US soldier in Afghan rampage had no sign of PTSD

November 8, 2012 03:57
1 minute read.

TACOMA, Wash - A US soldier accused of killing 16 Afghan villagers in a rampage earlier this year was an outstanding leader who had difficulty sleeping but no signs of post-traumatic stress disorder, his immediate superior testified on Wednesday.

Military prosecutors are seeking the death penalty for Army Staff Sergeant Robert Bales, accusing him of gunning down the villagers - mostly women and children - when he ventured out of his remote camp on two revenge-fueled forays over a five-hour period in March.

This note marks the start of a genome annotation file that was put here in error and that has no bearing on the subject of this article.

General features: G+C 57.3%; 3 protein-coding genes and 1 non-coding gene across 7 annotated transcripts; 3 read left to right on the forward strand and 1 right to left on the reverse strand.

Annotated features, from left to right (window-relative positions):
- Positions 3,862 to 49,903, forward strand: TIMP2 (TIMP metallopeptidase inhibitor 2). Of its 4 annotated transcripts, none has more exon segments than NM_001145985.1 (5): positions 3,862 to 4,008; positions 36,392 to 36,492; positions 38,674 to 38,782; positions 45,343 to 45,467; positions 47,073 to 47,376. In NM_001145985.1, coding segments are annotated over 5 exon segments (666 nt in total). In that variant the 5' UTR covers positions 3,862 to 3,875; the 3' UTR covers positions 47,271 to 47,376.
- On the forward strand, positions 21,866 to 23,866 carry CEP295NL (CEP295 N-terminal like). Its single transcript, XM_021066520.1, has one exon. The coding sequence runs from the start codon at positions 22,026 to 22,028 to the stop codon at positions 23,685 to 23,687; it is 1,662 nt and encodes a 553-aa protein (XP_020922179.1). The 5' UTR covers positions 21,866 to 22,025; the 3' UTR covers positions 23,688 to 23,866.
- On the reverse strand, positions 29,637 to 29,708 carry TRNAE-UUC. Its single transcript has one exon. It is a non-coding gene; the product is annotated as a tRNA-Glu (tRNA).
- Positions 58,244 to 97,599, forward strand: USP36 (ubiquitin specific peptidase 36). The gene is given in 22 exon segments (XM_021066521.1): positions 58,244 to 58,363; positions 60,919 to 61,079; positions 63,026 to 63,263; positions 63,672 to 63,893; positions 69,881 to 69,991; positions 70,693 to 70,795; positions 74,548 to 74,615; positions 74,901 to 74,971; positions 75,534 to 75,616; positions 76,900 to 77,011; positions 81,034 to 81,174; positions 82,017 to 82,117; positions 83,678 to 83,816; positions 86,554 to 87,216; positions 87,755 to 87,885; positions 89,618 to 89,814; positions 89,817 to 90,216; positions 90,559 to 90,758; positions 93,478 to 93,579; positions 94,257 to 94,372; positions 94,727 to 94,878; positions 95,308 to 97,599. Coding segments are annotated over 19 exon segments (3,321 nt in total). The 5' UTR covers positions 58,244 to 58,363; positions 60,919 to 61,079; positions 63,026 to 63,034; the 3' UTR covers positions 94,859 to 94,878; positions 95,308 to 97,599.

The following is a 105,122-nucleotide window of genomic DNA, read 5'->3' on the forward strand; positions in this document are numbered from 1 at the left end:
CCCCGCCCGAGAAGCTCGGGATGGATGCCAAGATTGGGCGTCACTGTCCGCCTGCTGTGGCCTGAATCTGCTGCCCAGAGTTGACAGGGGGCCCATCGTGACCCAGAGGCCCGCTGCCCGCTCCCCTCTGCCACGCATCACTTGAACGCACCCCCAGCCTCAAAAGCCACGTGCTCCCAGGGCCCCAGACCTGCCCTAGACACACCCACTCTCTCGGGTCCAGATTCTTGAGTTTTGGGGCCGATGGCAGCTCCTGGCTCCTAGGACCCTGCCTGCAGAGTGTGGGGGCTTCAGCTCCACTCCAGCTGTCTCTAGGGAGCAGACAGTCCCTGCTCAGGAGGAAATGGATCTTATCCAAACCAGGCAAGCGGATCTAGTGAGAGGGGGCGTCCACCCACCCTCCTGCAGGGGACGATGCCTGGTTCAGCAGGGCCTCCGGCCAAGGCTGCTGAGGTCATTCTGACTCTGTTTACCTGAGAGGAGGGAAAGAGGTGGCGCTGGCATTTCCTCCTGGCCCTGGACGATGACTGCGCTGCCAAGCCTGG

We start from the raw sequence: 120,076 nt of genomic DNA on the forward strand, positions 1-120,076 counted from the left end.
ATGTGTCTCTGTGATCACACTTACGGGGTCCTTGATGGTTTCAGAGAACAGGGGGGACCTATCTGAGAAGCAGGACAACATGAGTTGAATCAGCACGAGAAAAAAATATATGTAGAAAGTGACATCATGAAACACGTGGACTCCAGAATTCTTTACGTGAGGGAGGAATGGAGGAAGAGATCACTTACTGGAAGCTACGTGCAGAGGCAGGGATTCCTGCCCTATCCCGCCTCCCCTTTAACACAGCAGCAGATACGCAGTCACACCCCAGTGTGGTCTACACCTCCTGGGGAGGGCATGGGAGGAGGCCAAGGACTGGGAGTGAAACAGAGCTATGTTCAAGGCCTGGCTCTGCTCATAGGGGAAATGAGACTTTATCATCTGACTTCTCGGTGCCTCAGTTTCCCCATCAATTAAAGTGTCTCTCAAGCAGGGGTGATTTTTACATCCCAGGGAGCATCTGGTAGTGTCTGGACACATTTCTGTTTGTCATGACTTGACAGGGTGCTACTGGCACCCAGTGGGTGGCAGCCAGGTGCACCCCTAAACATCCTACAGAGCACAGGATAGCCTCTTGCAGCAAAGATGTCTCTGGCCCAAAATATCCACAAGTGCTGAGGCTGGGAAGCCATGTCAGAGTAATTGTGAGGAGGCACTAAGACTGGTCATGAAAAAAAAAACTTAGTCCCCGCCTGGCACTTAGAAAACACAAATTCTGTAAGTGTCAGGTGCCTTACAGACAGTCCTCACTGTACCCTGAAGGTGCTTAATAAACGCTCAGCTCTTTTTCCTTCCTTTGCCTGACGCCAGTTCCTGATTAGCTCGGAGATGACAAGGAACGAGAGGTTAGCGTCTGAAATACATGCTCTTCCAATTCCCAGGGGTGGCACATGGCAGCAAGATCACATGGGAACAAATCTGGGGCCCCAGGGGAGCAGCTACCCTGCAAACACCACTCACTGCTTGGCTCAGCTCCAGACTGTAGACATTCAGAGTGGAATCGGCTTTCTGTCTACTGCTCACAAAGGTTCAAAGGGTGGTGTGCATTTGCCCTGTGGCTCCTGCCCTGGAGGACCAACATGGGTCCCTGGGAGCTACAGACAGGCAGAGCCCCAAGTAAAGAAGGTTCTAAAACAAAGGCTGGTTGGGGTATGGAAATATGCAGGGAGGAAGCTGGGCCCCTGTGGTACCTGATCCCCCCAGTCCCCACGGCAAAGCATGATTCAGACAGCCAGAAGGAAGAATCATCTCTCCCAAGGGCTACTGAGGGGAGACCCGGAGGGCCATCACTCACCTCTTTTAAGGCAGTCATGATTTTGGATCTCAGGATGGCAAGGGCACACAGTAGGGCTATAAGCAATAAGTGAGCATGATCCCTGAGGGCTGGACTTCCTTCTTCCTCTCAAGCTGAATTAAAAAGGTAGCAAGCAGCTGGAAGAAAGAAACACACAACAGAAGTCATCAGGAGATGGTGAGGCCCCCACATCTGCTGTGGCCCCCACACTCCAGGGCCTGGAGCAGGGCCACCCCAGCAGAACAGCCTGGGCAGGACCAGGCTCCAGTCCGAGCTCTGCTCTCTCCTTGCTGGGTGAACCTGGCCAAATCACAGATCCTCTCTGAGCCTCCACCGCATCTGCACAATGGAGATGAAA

In testimony that could hobble any defense that Bales was seriously impaired on the night in question, First Sergeant Vernon Bigham told a pre-trial hearing that Bales had undergone surgery for sleep apnea but did not complain of PTSD, traumatic brain injury or headaches.

Bales, a decorated veteran of four combat tours in Iraq and Afghanistan, faces 16 counts of premeditated murder and six counts of attempted murder, as well as charges of assault and wrongfully possessing and using steroids and alcohol while deployed.

The shootings in Afghanistan's Kandahar province marked the worst case of civilian slaughter blamed on an individual U.S. soldier since the Vietnam War and damaged already strained US-Afghan relations.

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